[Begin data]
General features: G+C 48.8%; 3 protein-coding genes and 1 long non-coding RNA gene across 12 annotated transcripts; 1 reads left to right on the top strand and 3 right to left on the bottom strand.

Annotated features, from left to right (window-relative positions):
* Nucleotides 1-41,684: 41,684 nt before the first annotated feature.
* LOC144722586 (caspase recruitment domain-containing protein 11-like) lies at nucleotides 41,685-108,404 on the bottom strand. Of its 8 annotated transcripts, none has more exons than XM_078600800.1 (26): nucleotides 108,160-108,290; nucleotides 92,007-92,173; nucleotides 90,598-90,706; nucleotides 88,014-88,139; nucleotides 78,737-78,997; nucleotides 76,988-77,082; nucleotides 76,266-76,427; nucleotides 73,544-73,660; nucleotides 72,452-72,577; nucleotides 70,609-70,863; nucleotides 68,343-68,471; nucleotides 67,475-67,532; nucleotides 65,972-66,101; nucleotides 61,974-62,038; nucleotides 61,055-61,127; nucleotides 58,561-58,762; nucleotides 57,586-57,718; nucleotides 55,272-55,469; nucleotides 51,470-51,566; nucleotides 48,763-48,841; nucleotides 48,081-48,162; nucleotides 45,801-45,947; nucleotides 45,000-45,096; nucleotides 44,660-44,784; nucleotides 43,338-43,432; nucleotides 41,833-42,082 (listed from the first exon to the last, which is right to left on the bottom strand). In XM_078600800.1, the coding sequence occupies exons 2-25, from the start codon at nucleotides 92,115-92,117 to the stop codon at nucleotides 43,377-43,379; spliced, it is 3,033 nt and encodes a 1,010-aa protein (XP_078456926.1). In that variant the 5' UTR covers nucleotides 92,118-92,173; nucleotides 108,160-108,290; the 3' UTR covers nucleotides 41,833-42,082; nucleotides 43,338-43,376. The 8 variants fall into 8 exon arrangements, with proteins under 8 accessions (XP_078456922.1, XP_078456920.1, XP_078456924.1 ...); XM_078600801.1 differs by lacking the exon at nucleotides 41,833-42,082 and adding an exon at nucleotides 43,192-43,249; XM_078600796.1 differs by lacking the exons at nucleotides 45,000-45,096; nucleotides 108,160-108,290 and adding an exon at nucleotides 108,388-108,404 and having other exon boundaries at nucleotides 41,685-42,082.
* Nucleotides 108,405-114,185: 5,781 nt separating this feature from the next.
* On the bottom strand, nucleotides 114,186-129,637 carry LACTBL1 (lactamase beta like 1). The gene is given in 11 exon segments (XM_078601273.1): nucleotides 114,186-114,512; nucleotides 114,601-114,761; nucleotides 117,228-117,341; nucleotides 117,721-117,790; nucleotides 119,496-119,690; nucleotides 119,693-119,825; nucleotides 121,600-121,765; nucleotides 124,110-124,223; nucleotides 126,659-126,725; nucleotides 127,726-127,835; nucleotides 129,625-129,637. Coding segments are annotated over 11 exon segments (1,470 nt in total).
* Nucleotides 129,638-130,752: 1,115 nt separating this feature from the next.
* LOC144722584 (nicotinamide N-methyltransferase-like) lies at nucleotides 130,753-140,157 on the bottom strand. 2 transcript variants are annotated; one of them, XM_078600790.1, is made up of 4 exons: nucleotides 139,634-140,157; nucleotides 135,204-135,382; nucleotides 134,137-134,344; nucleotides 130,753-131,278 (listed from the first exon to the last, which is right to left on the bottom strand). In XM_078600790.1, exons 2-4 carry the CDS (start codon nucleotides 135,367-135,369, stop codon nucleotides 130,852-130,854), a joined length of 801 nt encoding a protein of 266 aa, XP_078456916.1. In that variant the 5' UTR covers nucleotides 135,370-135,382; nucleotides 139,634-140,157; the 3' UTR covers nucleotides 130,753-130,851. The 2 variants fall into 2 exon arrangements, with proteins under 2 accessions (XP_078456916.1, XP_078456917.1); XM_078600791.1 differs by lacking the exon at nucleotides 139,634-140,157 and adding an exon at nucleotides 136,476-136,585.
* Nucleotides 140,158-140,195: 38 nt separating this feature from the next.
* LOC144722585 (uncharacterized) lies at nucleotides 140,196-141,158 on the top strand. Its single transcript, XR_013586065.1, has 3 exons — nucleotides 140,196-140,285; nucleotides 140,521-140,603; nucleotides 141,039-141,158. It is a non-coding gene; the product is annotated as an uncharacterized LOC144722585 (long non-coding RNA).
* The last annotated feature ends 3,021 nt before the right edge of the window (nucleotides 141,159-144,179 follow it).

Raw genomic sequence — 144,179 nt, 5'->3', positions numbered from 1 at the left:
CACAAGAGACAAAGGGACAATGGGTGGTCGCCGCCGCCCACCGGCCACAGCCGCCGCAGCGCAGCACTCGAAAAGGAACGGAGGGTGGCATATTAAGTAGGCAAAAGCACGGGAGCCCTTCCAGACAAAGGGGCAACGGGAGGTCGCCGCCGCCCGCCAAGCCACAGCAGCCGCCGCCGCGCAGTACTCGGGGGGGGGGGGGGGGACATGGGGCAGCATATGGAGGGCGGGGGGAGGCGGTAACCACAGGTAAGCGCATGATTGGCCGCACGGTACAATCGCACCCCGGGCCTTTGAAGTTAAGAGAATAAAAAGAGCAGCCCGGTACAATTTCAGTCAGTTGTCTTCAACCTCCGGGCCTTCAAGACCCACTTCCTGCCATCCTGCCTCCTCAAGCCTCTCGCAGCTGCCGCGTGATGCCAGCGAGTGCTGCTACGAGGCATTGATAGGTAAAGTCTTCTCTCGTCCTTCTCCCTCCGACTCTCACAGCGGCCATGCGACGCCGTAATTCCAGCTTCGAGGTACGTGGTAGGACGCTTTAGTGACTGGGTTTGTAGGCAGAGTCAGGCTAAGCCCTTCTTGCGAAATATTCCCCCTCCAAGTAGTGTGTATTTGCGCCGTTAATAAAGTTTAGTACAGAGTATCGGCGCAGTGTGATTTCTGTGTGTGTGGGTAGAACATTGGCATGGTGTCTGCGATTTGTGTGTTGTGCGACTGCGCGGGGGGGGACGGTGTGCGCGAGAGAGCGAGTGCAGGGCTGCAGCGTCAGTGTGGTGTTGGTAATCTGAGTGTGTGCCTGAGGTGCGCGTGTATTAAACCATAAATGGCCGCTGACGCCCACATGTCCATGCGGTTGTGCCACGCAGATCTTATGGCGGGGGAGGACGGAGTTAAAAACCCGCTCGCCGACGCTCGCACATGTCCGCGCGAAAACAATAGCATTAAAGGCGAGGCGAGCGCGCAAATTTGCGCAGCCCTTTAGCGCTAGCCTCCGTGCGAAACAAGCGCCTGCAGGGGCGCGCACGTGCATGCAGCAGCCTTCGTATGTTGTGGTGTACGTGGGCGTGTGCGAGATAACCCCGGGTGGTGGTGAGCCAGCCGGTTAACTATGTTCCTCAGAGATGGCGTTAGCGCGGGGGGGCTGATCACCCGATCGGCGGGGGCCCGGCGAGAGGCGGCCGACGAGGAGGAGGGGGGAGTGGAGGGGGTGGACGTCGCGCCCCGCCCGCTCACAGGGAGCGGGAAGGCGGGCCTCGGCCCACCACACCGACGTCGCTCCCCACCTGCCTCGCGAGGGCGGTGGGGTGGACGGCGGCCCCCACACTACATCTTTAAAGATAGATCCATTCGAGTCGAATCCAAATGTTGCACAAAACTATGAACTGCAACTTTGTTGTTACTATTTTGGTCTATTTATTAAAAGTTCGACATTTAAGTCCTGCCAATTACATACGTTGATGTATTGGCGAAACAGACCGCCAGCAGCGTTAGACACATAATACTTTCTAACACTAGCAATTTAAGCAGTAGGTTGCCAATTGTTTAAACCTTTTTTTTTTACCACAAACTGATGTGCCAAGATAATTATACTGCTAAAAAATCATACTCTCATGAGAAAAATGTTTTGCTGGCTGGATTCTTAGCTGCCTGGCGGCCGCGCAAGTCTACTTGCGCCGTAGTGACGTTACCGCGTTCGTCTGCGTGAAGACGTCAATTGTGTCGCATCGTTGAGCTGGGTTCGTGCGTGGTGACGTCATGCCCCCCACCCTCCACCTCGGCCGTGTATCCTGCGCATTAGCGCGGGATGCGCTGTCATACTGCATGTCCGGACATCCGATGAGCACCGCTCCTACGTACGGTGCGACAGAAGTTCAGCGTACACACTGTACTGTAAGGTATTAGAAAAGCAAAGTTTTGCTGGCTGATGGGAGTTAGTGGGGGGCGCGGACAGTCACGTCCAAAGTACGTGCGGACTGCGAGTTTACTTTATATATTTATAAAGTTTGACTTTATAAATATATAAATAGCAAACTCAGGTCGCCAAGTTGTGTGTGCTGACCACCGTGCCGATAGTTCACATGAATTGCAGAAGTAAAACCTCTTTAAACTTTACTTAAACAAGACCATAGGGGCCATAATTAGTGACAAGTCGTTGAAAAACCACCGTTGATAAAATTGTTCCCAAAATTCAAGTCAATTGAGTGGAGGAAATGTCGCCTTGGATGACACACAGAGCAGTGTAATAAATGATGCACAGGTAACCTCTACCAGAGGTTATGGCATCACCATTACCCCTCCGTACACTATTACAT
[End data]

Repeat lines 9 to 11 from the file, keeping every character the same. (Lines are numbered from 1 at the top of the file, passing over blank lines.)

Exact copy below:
* Nucleotides 140,158-140,195: 38 nt separating this feature from the next.
* LOC144722585 (uncharacterized) lies at nucleotides 140,196-141,158 on the top strand. Its single transcript, XR_013586065.1, has 3 exons — nucleotides 140,196-140,285; nucleotides 140,521-140,603; nucleotides 141,039-141,158. It is a non-coding gene; the product is annotated as an uncharacterized LOC144722585 (long non-coding RNA).
* The last annotated feature ends 3,021 nt before the right edge of the window (nucleotides 141,159-144,179 follow it).